The FTSE 100 sank on Friday and in the process wiped nearly wiped the entire weeks gains as the latest round of UK travel restrictions, poor Chinese data, and a stalemate in the US stimulus debate sapped confidence from the market.

The FTSE 100 traded as low as 6,033 in morning trading on Friday, before recovering some of the losses as US markets opened.

The implementation of fourteen day quarantines for UK citizens returning from France, Holland and Malta sparked negativity in markets as airline International Consolidated Airlines crashed over 6% whilst aircraft engine maker Rolls Royce shed 4%.

There was little in the way of positivity from FTSE 100 shares with only minor gains noticeable in packaging company Smurfit Kappa and a number house builders.

Stimulus stalemate

In addition to concern around further restrictions on travel, the US Congress has taken leave without finalising a $1 trillion stimulus package to support the US economy through the coronavirus pandemic.

There are currently no talks scheduled to break the stalemate between Democrats and Republicans.

With Congressmen going on their vacation, a deal over potential stimulus will be postponed. This has left a vacuum in US politics and attention has shifted towards the upcoming US election in November and the possibility of Joe Biden taking the White House.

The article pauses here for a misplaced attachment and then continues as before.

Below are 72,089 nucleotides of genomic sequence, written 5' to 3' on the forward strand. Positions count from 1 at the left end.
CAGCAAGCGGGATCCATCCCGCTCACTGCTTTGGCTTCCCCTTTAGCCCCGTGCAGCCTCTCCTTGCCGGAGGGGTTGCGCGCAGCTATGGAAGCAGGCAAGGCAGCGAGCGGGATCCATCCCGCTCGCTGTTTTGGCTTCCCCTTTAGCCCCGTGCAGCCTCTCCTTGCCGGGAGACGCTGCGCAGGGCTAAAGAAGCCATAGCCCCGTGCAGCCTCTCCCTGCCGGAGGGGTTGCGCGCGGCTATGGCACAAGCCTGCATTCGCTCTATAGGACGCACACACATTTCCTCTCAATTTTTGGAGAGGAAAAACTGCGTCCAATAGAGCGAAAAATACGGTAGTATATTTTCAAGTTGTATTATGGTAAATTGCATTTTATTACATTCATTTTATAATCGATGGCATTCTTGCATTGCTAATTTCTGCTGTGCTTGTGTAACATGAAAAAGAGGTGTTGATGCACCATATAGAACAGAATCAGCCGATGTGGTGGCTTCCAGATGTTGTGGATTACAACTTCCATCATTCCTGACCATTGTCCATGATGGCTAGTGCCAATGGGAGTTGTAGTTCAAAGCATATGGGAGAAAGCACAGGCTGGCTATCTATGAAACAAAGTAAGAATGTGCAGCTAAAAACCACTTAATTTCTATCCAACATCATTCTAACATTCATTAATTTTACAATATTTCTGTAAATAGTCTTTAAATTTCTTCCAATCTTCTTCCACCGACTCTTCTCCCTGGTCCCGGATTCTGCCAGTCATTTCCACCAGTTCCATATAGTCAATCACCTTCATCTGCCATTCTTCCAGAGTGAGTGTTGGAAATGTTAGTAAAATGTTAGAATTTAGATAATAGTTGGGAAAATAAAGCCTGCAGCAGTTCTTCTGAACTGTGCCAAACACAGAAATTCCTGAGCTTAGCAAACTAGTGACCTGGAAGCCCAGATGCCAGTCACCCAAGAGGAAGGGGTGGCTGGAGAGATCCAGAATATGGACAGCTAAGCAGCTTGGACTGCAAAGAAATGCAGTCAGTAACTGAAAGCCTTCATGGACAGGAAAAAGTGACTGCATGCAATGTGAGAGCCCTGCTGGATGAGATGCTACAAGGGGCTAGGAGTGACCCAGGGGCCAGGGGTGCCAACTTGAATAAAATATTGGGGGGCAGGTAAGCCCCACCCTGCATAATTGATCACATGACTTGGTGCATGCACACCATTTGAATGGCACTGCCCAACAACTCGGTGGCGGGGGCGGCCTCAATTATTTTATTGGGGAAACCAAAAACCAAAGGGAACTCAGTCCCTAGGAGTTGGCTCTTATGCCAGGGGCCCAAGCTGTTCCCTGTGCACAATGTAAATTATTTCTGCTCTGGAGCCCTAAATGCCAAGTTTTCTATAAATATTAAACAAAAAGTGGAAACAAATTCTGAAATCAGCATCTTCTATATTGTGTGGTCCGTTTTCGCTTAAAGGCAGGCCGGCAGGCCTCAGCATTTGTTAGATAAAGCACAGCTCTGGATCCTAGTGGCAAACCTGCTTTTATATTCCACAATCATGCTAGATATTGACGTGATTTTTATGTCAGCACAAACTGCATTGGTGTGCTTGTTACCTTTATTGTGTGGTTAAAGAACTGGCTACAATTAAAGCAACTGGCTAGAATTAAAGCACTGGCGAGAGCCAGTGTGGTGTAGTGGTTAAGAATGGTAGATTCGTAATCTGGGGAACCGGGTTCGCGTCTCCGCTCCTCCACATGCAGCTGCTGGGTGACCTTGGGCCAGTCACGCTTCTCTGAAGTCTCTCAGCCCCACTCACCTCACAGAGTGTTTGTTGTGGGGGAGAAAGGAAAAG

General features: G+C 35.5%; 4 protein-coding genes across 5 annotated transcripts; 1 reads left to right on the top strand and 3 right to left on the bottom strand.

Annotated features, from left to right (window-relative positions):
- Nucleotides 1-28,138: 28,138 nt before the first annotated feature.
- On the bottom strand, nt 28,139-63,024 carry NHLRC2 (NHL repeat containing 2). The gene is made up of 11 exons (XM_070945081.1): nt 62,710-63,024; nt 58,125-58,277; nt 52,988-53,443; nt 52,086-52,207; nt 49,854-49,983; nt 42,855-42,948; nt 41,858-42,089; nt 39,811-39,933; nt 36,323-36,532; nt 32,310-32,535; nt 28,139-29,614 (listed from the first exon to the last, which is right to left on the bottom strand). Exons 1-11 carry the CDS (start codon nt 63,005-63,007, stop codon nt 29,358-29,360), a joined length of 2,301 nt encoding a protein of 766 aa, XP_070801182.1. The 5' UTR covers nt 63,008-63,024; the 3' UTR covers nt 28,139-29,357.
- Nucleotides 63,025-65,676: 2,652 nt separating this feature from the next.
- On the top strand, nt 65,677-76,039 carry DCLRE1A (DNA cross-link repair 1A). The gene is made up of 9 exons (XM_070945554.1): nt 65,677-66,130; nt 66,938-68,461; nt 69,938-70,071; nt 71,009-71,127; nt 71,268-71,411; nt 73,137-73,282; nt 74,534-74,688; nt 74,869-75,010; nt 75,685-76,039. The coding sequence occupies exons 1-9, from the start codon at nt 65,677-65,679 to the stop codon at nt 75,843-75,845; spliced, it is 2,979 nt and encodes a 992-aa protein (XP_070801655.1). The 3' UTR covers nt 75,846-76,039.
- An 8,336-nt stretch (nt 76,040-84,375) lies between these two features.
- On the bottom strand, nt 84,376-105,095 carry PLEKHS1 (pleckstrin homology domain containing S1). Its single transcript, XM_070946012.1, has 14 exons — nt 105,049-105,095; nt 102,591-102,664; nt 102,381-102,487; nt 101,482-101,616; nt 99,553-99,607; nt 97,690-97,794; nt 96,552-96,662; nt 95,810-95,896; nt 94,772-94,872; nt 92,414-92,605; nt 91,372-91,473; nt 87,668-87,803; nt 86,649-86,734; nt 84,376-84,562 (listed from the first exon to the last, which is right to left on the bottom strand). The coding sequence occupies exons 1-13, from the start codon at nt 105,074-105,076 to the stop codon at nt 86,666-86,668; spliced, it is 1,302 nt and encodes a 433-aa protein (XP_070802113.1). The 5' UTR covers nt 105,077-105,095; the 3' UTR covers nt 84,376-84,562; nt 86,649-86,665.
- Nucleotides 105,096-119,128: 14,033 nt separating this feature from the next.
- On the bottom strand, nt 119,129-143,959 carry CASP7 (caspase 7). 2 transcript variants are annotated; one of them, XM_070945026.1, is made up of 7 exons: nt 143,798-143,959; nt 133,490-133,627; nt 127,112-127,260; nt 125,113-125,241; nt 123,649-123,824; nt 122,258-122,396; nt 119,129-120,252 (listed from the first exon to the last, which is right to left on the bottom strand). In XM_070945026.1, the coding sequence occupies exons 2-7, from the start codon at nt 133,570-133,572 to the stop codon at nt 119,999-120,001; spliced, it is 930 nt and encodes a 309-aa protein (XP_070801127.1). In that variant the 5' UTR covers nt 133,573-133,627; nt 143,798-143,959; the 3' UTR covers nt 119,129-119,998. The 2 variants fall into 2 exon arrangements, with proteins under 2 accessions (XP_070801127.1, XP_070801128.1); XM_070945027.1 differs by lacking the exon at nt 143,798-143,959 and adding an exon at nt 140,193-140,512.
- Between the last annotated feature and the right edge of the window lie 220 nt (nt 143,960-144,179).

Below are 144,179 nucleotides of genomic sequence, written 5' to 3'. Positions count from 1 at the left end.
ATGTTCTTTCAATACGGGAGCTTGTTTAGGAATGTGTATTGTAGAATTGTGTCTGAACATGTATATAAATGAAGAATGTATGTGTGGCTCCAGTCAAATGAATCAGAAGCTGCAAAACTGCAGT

The market has mixed feeling about Joe Biden who is seen to be a negative force through tax increases but its also likely to enact significant infrastructure spending which will provide support for the US economy.

Chinese data

Chinese data was also a cause for concern as consumer activity remained soggy and industrial production missed estimates.

“Once again Chinese retail sales became a sticking point for the markets. Though an improvement on June’s -1.8%, July’s -1.1% reading marked the 2nd month in a row that retail sales in the country had failed to climb back into positive territory as expected,” said Connor Campbell, analyst at Spreadex.

“Combine that with an industrial production reading that remained unchanged at 4.8%, missing the forecast 5.1%, and there are signs of a stalling recovery in the superpower.”

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